More Power Without Additional Emissions
Many pipeline booster compressors are driven by gas turbines operated in the simple-cycle mode, which is a classicsolution to limit plant costs, simplify operation, reduce maintenance requirements, etc. But this also means operating the system with a lower efficiency.
With the increase in fuel costs and concerns about greenhouse emissions, specifically CO2 production, a solution to this challenge was needed. With an eye toward solving it, GE Oil & Gas has introduced ORegen, a system that generates electricity from the waste heat of gas turbines operating in simple-cycle mode. ORegen was certified as part of GE’s Ecomagination program implemented in 2005.
Converting a simple-cycle turbine into a combined cycle is possible but costly, complicated and requires water, which is often not available, especially along pipelines.
According to GE Oil & Gas, ORegen increases the overall efficiency of the system by producing electric power without additional fuel or need for water. The system is very flexible, can be installed within a small footprint, requires very low maintenance and is designed for unmanned operation.
ORegen is a thermodynamic superheated cycle recovering waste heat from the gas turbine exhaust to convert it into electric power. This thermodynamic cycle is based on an organic rankine cycle (ORC) that uses a closed diathermic oil loop which, in turn, is used to heat an organic fluid loop. The low temperature heat from the gas turbine exhaust is then converted into useful work, or in this case, electric power.
This ORC works with a hydrocarbon based fluid in place of water. The system is similar to a conventional steam bottoming cycle except for the organic fluid that drives a turboexpander coupled to a generator. Both the diathermic oil and the organic fluid allow a low-temperature heat source to be efficiently exploited to produce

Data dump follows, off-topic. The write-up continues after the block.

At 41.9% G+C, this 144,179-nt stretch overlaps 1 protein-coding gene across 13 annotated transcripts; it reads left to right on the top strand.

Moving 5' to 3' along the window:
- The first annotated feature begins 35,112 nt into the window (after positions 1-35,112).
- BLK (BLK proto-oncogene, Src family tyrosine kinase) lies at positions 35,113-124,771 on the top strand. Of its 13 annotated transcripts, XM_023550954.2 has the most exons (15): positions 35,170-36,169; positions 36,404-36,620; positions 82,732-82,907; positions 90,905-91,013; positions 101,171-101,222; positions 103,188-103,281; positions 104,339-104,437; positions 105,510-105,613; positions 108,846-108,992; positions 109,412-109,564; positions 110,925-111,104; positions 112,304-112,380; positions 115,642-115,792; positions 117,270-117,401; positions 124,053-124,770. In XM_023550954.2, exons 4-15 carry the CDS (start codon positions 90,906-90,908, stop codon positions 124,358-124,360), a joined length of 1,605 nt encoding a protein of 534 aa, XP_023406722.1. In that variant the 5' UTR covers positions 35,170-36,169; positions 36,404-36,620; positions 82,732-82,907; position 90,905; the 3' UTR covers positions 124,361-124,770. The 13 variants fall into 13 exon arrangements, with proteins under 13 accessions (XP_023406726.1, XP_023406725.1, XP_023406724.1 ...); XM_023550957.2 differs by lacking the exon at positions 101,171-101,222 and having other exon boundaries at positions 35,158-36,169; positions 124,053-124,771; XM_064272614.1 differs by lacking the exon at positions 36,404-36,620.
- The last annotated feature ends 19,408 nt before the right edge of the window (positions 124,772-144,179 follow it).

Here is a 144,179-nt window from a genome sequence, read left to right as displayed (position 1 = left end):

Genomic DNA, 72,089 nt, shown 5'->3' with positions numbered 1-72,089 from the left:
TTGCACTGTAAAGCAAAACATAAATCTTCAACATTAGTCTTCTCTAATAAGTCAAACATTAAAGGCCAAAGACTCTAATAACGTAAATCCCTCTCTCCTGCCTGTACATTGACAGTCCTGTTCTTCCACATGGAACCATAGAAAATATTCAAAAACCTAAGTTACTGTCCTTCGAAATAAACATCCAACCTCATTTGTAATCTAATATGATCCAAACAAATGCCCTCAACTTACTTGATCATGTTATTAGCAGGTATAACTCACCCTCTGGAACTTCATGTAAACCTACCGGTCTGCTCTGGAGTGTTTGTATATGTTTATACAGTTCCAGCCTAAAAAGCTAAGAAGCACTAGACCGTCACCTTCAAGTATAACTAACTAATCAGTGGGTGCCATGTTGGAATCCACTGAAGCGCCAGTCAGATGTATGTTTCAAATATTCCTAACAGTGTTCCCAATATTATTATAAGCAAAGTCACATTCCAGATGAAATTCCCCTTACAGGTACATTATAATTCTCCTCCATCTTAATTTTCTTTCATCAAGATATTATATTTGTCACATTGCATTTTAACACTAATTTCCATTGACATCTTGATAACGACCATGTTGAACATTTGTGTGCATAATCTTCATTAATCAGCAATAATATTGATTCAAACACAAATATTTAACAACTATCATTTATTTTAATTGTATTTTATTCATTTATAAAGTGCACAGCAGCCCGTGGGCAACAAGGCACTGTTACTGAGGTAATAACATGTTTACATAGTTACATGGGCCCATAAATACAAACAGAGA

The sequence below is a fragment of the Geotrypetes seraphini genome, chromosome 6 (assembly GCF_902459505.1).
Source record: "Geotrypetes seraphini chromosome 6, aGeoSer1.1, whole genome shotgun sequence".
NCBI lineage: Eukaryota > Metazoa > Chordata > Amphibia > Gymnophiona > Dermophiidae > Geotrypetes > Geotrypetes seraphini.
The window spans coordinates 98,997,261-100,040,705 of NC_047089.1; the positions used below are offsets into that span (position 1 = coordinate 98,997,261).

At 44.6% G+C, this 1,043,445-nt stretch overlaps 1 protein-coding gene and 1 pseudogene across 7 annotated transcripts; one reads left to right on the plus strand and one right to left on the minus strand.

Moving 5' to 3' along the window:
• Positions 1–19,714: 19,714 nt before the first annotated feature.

The ORC applied to ORegen is a closed-loop system. The organic working fluid is vaporized and pressurized in the evaporator using the gas turbine exhaust heat. Produced this way, the vapor is then expanded in the turboexpander and condensed by an air-cooled heat exchanger. The condensate is pumped back to the evaporator, thus closing the thermodynamic cycle. The fluids are sealed inside their loop and there is no need to replace them and no worry of them becoming tapped.
The heating and cooling sources are not in direct contact with the working fluid nor with the expander. The characteristic of the thermal oil depends on the temperature level of the application. When ORegen is applied to high-temperature systems, a regenerator is added to further improve the cycle performance.
The selection of the working fluid is key to the Rankine Cycle. The main characteristics are a low freezing point and high temperature stability, high heat of vaporization and density, low environmental impact, no additional EHS consideration and availability at low cost.
In practice, the ORegen system can be applied to the entire range of GE mechanical drive gas turbines of the heavy-duty and aeroderivative families to produce up to 16 MW of electric power without using additional fuel, thus in an environmentally friendly way. The overall efficiency of the system is over 51% when ORegen is applied to aeroderivative gas turbines and over 40% when first generation heavy-duty gas turbines are used.
The ORegen system has been primarily engineered for the oil and gas industry, but is applicable in general when you need to augment simplecycle gas turbine output without burning additional fuel